The abusive client is reminiscent of a bad ex boyfriend or relative, and once again you can’t help but focus on the good and make excuses for the bad. They only humiliated you in front of their friends because you made a mistake. They only lost their temper because they have been working overtime. This is obviously a deal breaker, yet it’s hard to recognize when it happens to you. Even if you’re convinced they have good intentions, you don’t deserve to be treated this way. If you’re unsure if you’re being abused, imagine how you would react if this happened to your friend. Better yet, share the incidents with a friend to get an objective opinion. Their support will help you banish this recurring character from your life.

 

You’ve got to surround yourself with good people to thrive, so avoid bad clients by paying attention to these warning signs.


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Why you won’t get paid

Danielle Geva - Why you won’t get paid

Freelancing lessons better learned shaving someone else’s beard.

The oral contract

On legal shows, an oral contract is enough to win a case. In real life, the client knows you’re not going to sue them. A conversation about consulting terms leaves plenty of room for loopholes. The client takes advantage of you, claims it was all a big misunderstanding, and then they do it again. You blame yourself, and plan to get it in writing next time.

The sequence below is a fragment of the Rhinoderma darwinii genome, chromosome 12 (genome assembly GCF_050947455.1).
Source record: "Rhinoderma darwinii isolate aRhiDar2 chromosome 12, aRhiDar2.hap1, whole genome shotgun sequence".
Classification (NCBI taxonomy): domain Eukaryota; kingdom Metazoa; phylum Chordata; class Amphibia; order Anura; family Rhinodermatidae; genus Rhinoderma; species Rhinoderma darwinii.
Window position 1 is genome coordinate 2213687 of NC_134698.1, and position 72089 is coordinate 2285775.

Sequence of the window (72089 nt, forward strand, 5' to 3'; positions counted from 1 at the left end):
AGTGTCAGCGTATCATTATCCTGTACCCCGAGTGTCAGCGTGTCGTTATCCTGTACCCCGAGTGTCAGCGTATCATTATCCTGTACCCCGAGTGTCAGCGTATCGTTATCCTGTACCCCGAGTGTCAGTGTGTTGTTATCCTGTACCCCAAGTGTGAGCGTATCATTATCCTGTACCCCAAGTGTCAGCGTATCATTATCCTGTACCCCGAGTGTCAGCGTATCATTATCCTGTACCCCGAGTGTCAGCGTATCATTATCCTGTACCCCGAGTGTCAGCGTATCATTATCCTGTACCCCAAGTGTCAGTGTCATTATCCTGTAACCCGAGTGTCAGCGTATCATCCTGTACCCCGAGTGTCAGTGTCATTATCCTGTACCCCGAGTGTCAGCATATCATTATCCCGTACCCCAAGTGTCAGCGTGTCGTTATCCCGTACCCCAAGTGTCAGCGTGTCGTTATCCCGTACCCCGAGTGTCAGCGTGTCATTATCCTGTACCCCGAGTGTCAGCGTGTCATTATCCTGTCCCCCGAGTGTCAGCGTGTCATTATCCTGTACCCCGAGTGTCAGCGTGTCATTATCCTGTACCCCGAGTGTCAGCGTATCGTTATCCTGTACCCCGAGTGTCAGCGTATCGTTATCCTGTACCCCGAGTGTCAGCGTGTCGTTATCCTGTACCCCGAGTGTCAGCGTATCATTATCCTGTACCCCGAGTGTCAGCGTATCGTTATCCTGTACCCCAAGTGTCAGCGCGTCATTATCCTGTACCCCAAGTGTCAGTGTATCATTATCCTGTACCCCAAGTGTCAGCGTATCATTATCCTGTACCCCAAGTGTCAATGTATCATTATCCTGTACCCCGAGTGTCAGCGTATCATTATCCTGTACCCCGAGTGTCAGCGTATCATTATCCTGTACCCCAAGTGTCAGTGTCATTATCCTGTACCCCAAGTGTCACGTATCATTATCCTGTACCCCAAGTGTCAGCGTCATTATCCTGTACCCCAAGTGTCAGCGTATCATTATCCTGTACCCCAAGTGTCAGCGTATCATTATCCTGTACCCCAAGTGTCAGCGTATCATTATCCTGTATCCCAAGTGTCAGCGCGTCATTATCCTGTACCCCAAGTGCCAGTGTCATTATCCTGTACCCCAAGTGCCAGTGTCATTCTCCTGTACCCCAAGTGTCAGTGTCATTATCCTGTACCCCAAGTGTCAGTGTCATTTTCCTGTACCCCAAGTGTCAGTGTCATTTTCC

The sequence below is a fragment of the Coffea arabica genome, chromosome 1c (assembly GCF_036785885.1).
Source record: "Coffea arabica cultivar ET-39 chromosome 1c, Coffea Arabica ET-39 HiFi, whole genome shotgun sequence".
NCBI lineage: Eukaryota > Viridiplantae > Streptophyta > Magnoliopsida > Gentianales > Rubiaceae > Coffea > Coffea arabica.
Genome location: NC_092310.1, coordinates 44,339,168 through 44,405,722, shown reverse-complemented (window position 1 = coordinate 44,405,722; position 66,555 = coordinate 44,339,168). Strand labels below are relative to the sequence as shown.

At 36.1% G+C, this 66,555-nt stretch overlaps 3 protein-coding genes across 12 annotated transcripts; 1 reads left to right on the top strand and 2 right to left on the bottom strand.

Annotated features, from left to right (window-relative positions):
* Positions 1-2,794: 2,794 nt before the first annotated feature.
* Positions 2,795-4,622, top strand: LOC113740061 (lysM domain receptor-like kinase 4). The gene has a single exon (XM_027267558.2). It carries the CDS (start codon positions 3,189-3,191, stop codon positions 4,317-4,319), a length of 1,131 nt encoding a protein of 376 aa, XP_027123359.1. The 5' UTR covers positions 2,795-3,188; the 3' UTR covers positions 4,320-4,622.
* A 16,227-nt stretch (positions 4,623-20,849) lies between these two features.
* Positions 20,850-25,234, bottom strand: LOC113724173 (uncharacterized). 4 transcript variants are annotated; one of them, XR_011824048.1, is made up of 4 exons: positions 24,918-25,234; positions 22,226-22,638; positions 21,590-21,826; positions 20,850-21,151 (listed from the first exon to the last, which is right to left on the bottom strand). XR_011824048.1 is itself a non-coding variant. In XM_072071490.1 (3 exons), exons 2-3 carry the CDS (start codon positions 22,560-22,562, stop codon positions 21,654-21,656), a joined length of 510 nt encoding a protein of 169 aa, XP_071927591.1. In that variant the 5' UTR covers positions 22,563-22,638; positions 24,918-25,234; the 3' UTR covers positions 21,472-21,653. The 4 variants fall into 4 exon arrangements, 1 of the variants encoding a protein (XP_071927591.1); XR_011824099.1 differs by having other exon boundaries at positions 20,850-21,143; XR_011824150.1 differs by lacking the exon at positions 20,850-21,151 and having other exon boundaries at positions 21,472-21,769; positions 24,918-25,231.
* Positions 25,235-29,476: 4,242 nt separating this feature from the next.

The follow up email

As soon as you’re done talking with the client over the phone, you send them a follow up with a recap of the terms discussed. You even get a reply with a confirmation (Exhibit A for your imaginary court case). Only your follow up email didn’t clearly specify the payment schedule. You expect payment at the end of the month. They pretend it’s understood payment is due once they decide the project is done. You blame yourself, and plan to include payment terms next time.

The invoice payment terms

At the end of the month, you send an invoice with a note at the bottom that says “payable within 10 days”. They ignore the note. You wonder if they didn’t scroll all the way down. They didn’t even open the PDF. Net 30 becomes net 60, and soon 6 months pass (eventually the statute of limitations passes). You blame yourself, and plan to send an official contract next time.